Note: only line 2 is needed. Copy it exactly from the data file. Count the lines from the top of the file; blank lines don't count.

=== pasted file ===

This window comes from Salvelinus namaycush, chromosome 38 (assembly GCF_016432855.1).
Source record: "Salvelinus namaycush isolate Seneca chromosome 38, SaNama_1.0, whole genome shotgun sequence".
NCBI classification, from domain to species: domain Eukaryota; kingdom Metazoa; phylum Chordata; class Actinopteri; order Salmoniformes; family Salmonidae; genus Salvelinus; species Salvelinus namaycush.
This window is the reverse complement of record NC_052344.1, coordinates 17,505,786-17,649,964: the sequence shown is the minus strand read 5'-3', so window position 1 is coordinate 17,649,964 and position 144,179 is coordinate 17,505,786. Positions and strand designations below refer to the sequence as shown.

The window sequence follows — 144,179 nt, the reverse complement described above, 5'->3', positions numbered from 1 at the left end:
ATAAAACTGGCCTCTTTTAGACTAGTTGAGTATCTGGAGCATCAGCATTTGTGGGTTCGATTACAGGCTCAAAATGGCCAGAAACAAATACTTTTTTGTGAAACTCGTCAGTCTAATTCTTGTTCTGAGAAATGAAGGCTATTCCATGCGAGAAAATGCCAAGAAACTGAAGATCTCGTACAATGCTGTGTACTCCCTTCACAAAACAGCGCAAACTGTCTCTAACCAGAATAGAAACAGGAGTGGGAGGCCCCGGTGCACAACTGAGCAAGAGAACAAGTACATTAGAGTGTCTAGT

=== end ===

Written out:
Source record: "Salvelinus namaycush isolate Seneca chromosome 38, SaNama_1.0, whole genome shotgun sequence".